Upon the horns of an existential crisis

Such has been my excitement with all the new things occurring in my life recently, I have, in my writing here, been dipping a little too much into the sexual elements of my relationship with Audrey. I do apologize. It is so easy to be carried away by such titillations. There is more to life than that covered by a blanket is there not?

Audrey and I seem to be doing what many couples do, recently. We have fallen into certain routines. On a certain night now we go for dinner and take in a film. I go to Audrey’s home to help clean one day and she will come to do the same on another day. We have taken to eating dinner at more or less the same time every evening. And there is more. Toothbrushes in certain arrangements and so on.

I ask myself sometimes if the inadvertent freedom my ex-husband afforded me by leaving has now been compromised by some deep need for the mundane and routine. Despite our not being a conventional man-woman couple I wonder, are we at risk of becoming tediously everyday?

To friends I suppose the answer to that question would be a resounding no. A previously stable, safe woman in a conventional marriage coming together with an established spinster would appear to be exotic to them. In the wider world though, Audrey and I are merely a couple who do the things any couple will do day-to-day.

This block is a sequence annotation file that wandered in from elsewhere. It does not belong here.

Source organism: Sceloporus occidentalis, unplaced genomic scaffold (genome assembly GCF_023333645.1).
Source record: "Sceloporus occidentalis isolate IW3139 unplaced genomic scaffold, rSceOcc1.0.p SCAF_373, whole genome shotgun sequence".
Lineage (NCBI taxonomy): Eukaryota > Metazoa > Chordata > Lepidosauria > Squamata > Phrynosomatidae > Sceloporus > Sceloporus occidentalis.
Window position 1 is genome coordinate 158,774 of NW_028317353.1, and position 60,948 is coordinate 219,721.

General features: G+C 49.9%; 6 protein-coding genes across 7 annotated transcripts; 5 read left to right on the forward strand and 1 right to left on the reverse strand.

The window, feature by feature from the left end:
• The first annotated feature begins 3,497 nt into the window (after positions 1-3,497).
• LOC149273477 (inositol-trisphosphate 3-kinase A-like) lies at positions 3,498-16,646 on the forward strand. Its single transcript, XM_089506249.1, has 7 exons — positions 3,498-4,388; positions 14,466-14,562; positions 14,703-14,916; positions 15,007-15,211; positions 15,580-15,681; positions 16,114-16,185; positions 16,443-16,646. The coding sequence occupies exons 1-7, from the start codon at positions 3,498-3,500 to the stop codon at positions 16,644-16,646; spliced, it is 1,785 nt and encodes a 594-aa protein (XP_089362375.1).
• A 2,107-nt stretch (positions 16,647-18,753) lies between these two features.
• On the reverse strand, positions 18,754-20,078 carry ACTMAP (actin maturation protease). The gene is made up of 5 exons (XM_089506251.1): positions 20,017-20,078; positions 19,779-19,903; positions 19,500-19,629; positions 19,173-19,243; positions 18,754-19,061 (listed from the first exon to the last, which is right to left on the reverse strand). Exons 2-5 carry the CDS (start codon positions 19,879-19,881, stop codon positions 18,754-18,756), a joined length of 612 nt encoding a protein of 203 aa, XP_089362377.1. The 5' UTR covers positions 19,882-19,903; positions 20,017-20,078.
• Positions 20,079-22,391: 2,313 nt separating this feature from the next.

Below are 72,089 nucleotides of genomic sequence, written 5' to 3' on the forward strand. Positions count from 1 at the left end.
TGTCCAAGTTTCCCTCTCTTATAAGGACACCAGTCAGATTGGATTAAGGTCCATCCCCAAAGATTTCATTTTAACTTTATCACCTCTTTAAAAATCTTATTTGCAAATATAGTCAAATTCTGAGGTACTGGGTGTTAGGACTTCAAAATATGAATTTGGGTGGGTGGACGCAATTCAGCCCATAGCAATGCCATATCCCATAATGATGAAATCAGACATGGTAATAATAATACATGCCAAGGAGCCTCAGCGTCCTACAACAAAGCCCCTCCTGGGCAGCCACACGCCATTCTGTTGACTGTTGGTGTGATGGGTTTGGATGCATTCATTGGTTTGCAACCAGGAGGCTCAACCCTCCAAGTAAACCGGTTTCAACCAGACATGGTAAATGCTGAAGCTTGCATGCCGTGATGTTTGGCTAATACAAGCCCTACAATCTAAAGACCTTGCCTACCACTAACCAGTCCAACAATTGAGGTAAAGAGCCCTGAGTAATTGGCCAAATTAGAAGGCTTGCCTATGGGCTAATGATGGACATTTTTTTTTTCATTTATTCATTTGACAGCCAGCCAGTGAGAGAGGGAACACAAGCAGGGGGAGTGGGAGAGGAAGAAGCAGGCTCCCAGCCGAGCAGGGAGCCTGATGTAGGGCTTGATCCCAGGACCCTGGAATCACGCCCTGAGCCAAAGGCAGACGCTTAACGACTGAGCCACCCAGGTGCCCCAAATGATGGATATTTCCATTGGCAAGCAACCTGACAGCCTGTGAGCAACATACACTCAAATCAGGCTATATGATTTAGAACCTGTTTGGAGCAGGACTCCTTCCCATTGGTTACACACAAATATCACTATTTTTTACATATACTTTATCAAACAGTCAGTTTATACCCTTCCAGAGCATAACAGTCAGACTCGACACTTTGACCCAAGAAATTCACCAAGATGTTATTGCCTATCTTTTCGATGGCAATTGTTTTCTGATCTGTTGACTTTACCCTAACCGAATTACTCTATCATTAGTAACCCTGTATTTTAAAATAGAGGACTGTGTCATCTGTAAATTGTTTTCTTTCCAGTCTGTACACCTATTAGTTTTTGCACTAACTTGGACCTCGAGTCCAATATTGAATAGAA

Perhaps I am expecting too much. After all, neither Audrey nor I are the sort to jump from a bridge on the end of one of those elasticated rope things or dance in some street parade in swimsuits. Heaven help the populace if we did. Perhaps we are, despite certain exotic proclivities, middle-class and conventional at the root.

What I am asking myself here if I am honest is do I feel there should be more, or do I really have exactly what it is that will make me happy already?

There are many clich├ęs about the grass being greener on the other side of the hill and all that, I know.

When one takes the great step, or is pushed as was my case, into a new life seething with possibilities, how does one know when happiness has been arrived at?

Am I there now? It does feel that way most of the time. Is there more I may have denied myself by settling into this comfortable, domestic situation? Would paddling a canoe down the Amazon satisfy some deep need or would it just be a delusion of happiness because it’s something I think I should be doing?

I mean when I sit down in my new favourite armchair, comfortable in my birthday suit, to enjoy a nice cup of tea and a good book, in the knowledge that there sits beside me a friend who never demands anything of me other than to be a friend in return, I ask myself, ‘do I really need more?’

Until next we meet,